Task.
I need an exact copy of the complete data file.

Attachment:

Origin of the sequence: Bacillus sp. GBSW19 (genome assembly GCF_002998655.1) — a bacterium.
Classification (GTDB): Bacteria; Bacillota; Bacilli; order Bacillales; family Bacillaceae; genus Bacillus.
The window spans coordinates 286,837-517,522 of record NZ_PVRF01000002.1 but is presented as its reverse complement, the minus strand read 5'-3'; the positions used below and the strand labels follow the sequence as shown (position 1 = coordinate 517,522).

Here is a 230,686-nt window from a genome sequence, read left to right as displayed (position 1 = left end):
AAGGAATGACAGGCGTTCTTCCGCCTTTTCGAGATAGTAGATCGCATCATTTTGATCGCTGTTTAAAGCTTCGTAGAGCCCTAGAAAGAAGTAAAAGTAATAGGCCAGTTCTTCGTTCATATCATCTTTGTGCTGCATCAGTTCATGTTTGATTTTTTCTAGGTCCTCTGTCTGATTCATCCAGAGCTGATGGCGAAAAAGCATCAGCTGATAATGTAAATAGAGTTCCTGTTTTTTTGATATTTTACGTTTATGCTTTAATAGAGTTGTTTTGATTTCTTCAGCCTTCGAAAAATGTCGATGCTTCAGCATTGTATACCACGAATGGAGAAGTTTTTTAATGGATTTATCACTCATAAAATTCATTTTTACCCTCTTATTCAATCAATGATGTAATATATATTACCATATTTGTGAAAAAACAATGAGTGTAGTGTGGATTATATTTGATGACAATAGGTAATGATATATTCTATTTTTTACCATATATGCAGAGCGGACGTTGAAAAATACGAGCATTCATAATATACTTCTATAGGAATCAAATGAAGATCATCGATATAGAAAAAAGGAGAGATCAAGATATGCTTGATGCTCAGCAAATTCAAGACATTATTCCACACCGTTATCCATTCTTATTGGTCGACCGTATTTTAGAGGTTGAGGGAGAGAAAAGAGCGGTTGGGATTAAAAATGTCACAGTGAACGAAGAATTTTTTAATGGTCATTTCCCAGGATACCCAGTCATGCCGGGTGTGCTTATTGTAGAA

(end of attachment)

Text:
Origin of the sequence: Bacillus sp. GBSW19 (genome assembly GCF_002998655.1) — a bacterium.
Classification (GTDB): Bacteria; Bacillota; Bacilli; order Bacillales; family Bacillaceae; genus Bacillus.
The window spans coordinates 286,837-517,522 of record NZ_PVRF01000002.1 but is presented as its reverse complement, the minus strand read 5'-3'; the positions used below and the strand labels follow the sequence as shown (position 1 = coordinate 517,522).

Here is a 230,686-nt window from a genome sequence, read left to right as displayed (position 1 = left end):
AAGGAATGACAGGCGTTCTTCCGCCTTTTCGAGATAGTAGATCGCATCATTTTGATCGCTGTTTAAAGCTTCGTAGAGCCCTAGAAAGAAGTAAAAGTAATAGGCCAGTTCTTCGTTCATATCATCTTTGTGCTGCATCAGTTCATGTTTGATTTTTTCTAGGTCCTCTGTCTGATTCATCCAGAGCTGATGGCGAAAAAGCATCAGCTGATAATGTAAATAGAGTTCCTGTTTTTTTGATATTTTACGTTTATGCTTTAATAGAGTTGTTTTGATTTCTTCAGCCTTCGAAAAATGTCGATGCTTCAGCATTGTATACCACGAATGGAGAAGTTTTTTAATGGATTTATCACTCATAAAATTCATTTTTACCCTCTTATTCAATCAATGATGTAATATATATTACCATATTTGTGAAAAAACAATGAGTGTAGTGTGGATTATATTTGATGACAATAGGTAATGATATATTCTATTTTTTACCATATATGCAGAGCGGACGTTGAAAAATACGAGCATTCATAATATACTTCTATAGGAATCAAATGAAGATCATCGATATAGAAAAAAGGAGAGATCAAGATATGCTTGATGCTCAGCAAATTCAAGACATTATTCCACACCGTTATCCATTCTTATTGGTCGACCGTATTTTAGAGGTTGAGGGAGAGAAAAGAGCGGTTGGGATTAAAAATGTCACAGTGAACGAAGAATTTTTTAATGGTCATTTCCCAGGATACCCAGTCATGCCGGGTGTGCTTATTGTAGAA